There is a greater concern in this conversation that Van Hollen is not telling you....the cuts to the defense industry is not only about gutting veterans benefits just as neo-liberals in Maryland are gutting all public sector wealth....it is about the fact that hundreds of thousands more public military staff are being let go. Remember, I wrote a while ago that today's US military is over 70% private military contractors all of which operate with impunity overseas without government oversight. The further downsizing of public military troops does not tell Americans the over side of the coin. Congress passed laws that allow foreign citizens to serve as US military in the nation's where US global corporations have investments so as to protect them overseas. So, Americans are having fewer and fewer public military troops accountable to them as corporate military contractors protecting corporate interests are taking most of the US military budget and is subsidized by global corporations. WHAT COULD GO WRONG WITH THAT? WELL, YOUR MILITARY NO LONGER WORKS FOR WE THE PEOPLE....IT WORKS FOR CORPORATIONS.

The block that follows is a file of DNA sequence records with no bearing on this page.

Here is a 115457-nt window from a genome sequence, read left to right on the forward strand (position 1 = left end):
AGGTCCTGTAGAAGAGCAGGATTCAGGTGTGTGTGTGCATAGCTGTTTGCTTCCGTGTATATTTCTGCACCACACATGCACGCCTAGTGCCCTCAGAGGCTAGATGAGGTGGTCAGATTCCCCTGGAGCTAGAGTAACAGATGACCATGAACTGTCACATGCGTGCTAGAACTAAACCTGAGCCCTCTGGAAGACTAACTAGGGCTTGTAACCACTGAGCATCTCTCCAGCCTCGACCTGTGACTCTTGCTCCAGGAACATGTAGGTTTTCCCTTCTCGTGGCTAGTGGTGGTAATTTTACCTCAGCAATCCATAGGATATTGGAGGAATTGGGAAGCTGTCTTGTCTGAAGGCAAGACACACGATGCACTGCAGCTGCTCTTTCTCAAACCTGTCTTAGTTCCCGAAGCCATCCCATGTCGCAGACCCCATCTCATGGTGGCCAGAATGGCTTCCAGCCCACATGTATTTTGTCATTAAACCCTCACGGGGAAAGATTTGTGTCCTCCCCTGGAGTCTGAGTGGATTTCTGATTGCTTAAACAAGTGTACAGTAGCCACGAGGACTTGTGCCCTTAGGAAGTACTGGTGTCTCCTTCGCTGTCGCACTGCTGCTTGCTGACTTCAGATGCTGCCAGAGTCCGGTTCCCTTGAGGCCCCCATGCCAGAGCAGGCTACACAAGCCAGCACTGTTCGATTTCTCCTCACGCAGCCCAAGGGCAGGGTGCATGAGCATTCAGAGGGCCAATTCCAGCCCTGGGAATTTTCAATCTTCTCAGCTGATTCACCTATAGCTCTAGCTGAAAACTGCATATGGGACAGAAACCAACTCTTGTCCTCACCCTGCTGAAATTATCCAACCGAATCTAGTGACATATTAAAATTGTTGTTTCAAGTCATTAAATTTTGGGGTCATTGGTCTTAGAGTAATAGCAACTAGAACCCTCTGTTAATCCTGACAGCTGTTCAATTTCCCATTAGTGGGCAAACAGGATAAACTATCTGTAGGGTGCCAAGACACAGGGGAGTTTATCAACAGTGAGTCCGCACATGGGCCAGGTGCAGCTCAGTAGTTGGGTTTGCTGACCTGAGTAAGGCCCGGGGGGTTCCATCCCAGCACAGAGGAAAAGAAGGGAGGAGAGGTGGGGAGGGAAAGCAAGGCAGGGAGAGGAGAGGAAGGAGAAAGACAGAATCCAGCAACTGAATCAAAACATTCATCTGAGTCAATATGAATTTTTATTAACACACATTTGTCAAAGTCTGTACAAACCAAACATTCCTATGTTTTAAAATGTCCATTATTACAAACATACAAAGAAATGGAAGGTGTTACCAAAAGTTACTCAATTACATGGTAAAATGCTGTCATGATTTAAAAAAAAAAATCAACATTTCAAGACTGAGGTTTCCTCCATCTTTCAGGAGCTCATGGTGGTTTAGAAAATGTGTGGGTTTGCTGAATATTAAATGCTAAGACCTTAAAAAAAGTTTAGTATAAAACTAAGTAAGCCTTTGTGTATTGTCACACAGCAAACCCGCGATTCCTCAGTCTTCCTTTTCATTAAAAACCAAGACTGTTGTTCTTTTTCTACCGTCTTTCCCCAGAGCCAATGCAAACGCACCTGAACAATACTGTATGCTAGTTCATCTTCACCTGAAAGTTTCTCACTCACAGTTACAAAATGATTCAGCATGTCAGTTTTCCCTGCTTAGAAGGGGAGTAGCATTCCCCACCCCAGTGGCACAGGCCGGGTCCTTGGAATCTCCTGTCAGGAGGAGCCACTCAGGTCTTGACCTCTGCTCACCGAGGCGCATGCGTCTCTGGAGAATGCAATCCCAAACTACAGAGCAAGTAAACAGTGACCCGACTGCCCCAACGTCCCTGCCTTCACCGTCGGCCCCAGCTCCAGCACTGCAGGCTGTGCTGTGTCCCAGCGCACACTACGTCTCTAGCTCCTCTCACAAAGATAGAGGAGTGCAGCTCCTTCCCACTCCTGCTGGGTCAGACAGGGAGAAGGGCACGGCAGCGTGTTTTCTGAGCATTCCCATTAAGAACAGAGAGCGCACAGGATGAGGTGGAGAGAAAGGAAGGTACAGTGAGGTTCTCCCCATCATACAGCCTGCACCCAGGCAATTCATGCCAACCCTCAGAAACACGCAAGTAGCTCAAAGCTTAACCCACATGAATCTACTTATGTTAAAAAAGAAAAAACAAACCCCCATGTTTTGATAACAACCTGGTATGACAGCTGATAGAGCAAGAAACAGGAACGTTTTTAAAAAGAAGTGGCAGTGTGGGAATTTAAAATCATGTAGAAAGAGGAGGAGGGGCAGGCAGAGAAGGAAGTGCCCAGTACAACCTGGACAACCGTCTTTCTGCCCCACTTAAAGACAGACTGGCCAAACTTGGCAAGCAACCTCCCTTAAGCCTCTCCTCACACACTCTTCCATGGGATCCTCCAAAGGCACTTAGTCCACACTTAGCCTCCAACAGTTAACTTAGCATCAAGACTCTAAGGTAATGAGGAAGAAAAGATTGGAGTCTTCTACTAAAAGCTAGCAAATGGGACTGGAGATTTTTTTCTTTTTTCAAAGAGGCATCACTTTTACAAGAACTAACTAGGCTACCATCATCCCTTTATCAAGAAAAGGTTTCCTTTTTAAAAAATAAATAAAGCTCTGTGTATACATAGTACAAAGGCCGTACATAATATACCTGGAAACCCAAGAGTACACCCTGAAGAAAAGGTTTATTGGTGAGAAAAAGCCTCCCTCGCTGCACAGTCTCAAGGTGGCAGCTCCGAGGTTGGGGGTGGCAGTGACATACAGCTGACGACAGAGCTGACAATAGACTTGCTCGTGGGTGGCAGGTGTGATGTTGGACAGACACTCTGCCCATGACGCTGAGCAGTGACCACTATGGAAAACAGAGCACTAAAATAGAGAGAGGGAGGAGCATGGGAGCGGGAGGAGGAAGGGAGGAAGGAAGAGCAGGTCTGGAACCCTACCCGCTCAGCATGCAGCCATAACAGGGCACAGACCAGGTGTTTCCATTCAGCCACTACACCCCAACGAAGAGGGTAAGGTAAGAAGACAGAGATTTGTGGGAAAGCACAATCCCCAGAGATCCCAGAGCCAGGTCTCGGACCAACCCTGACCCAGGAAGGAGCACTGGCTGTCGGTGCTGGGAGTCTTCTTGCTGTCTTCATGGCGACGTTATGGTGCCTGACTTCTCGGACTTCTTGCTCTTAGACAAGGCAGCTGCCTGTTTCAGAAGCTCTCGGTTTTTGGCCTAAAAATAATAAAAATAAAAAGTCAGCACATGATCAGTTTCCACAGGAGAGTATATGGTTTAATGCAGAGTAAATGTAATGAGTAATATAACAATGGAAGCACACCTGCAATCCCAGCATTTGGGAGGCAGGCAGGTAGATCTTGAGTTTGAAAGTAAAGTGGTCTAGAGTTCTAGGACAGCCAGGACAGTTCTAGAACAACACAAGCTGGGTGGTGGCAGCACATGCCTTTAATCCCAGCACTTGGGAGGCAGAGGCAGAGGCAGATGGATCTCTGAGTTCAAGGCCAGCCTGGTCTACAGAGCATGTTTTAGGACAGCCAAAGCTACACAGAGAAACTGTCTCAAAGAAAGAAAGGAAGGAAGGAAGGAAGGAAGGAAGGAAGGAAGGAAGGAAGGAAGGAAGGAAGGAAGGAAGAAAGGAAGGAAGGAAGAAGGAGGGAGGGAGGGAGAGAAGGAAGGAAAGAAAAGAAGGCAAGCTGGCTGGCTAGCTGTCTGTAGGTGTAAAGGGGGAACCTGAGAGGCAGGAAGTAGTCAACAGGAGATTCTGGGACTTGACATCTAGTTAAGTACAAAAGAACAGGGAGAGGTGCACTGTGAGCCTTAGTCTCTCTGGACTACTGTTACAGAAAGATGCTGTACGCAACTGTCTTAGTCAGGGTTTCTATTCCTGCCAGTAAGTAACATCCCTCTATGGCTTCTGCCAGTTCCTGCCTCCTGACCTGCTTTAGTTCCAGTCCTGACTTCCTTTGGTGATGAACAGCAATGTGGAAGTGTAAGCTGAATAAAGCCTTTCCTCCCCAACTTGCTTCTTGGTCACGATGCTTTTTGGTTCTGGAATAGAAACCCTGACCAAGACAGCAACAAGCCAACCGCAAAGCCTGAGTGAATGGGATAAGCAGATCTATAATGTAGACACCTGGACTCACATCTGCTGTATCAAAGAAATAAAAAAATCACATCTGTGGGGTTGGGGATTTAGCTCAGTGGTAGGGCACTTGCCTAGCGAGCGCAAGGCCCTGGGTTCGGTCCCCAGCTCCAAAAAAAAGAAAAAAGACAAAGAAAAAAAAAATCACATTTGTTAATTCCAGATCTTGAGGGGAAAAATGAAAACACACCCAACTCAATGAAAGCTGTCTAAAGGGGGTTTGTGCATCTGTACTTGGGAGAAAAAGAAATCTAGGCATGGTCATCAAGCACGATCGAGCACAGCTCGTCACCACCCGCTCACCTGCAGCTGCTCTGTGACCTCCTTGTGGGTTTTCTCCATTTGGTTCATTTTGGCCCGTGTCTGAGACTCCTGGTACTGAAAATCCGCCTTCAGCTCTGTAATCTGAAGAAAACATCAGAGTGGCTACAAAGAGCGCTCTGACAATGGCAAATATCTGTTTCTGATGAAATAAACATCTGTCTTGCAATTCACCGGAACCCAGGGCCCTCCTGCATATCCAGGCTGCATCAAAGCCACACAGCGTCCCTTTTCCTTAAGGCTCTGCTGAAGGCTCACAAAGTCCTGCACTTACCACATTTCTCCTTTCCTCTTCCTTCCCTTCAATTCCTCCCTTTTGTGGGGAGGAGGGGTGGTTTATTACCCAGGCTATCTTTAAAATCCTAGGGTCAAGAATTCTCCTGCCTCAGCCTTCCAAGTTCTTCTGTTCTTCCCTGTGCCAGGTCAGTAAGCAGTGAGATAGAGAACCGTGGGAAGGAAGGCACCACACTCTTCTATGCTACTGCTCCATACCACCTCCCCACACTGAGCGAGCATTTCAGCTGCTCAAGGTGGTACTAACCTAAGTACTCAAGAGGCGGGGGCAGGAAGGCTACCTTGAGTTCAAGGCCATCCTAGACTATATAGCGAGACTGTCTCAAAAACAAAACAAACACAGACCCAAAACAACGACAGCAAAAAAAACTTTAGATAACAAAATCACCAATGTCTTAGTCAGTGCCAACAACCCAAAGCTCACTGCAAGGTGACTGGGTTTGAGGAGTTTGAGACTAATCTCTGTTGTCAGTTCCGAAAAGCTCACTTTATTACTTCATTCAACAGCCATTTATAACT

HOW TPP IS THAT????
Of course Van Hollen knows all of this as he comes on media and feels the pain of vets being thrown under the bus by Obama and neo-liberals after Bush and neo-cons forced them to fight in military tour after tour after tour.....all the time knowing they were going to take all of what was due to these vets. MARYLAND IS DOING THIS NOW SO THIS IS NOT A REPUBLICAN ISSUE....IT IS NEO-LIBERAL/NEO-CON. Wouldn't you think the goal of making the US military completely privatized and working for US global corporations would be shouted by democratic pols? NOT IF THEY ARE NEO-LIBERALS RUNNING AS DEMOCRATS!